screenwriter to watch
Jon Jones is a writer and director working primarily in the UK. Recently he completed Last Summer, his first feature film, which is due for release in North America & the UK in May 2019. Previously he has directed numerous dramas for British Television including the award winning ‘When I’m 64′ (Prix Europa – Best TV FIlm),’ The Diary of Anne Frank’, ‘The Alan Clark Diaries’ (DGGB Best Director), ‘A Very Social Secretary’ (Broadcast Press Award – Best Film), ‘Northanger Abbey’, ‘American Odyssey’ and most recently the TV adaptation of ‘Hanna’ for Amazon Prime.
How did you break in or get your start in screenwriting?
In some ways I’m still looking to break in! My first Screen writing job came from an act of blind faith by a producer who entrusted me with the job of adapting Alan Clark’s diaries. I think she probably had a back-up plan as I was principally a director with an interest in writing. I really went for it, getting up at 5am every day to hit the deadlines and it turned out pretty well. It’s taken me 12 years to get something I’ve written on screen again (after a couple of near misses) with my feature film ‘Last Summer’.
Writer/Director: Last Summer, Alan Clark Diaries, Director: Hanna.
What are some of the biggest lessons you’ve learned?
It’s a long game and it’s never over. I think we all spend sleepless nights asking ourselves what the heck we’re going to do when it seems like what we want to do just isn’t working out. Tenacity is everything.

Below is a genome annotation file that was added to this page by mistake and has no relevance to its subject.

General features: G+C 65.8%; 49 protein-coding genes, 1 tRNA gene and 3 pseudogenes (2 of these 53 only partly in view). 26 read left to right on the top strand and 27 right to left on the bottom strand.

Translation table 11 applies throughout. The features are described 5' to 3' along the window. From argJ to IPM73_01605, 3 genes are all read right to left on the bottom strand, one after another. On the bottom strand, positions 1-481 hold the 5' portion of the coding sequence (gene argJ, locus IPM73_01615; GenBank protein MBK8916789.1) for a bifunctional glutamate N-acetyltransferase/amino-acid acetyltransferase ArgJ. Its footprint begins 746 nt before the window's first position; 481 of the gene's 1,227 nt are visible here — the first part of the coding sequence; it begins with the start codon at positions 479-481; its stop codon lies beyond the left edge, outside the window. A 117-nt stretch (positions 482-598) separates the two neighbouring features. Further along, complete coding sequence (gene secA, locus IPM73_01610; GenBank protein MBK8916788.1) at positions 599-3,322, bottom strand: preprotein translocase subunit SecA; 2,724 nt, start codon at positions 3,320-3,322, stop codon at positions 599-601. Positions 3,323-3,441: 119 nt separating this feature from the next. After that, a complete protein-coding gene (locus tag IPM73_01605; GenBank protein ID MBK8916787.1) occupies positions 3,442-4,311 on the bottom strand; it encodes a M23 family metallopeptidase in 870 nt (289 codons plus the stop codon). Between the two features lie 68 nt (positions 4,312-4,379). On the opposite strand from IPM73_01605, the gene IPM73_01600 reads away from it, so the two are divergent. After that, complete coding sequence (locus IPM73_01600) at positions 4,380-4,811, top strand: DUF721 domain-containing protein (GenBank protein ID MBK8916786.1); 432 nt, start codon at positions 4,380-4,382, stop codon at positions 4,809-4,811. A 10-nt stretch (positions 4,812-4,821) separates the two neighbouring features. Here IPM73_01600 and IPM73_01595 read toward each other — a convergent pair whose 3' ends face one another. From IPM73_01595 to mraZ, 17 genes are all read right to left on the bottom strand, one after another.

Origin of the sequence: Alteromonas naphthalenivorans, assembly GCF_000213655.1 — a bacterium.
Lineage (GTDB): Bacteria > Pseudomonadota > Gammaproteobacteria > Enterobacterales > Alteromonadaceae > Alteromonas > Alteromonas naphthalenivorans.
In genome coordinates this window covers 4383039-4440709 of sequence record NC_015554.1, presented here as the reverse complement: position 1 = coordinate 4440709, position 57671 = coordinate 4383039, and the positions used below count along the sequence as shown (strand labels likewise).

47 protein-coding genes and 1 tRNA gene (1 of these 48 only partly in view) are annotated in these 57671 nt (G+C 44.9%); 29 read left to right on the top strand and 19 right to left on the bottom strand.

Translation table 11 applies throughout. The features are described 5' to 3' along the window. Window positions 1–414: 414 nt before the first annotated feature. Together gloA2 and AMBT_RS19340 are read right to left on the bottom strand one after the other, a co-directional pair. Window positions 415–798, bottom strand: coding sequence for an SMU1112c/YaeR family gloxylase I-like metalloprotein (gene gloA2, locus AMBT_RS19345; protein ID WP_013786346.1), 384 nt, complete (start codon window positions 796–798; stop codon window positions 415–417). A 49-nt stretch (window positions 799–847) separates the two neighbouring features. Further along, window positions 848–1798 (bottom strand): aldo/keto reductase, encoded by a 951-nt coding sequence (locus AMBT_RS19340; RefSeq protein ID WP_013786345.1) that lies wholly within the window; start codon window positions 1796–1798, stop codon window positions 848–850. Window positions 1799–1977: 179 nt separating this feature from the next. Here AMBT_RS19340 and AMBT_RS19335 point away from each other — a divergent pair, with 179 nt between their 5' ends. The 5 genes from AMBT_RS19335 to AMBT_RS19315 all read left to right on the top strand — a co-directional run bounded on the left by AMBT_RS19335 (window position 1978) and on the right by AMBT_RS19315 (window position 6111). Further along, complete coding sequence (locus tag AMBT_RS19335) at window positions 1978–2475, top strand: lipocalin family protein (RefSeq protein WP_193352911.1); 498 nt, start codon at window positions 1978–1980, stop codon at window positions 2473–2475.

Always be open to criticism. Any note is a good note because even if you disagree with it you’ll be putting yourself in a position to analyze your work and test whether its robust.
What’s the hardest scene or project you’ve ever had to write? How did you navigate the challenge?
The end scene. I’ve heard writers talk about scripts dropping – when finally they can see clearly what the story is about, allowing them to know precisely how each beat should play out. For me that starts with the ending. I find it hard to write anything unless I have a really good sense of the end scene. For me, it’s only when I’m writing that those moments of inspiration come. The hours of staring blankly at the screen are therefore crucial to the process and that’s the only way I know how to navigate that particular challenge.
What was a major turning point in your career?
I’ve worked in the industry as a director for a fair chunk of time now and there have been a plenty of twists and turns on the way. In terms of writing, when I had success with my adaptation of The Alan Clark Diaries I expected a writing career to fall into my lap. That’s a mistake. You’ve got to be working on it all the time, pushing out the ideas and defining the work you want to do.
What are you working on right now?
It’s early stages but I’m researching the English civil war and wondering how that conflict looked from a teenage point of view.
What are some of your favorite movies?
For me, Francis Ford Coppola made some of the greatest movies ever. The Conversation is one of my favorites. Billy Wilder also stuns me with his brilliance – The Apartment being one of the few perfect films in existence. More recently I think the Europeans have been doing some amazing work – Jacques Audiard’s ‘The Prophet’ was stand out for me. In the US, Adam Mckay’s The Big Short was sublime – but I still sit down at Christmas with my family in front of Frank Capra’s ‘It’s a Wonderful Life’.
Who are some of your favorite screenwriters?
Billy Wilder for his awesome structural powers, Adam McKay for his ability to make the complex simple and with such great wit, Coppola for his range and audacity and Robert Bolt for his intelligence and idealism.
Share a memorable experience at Austin Film Festival.
Austin was memorable on so many levels but catching Tony Piantedosi of Gravitas Ventures the day before he flew out and getting him to see our film changed everything for us when he offered us a US distribution deal.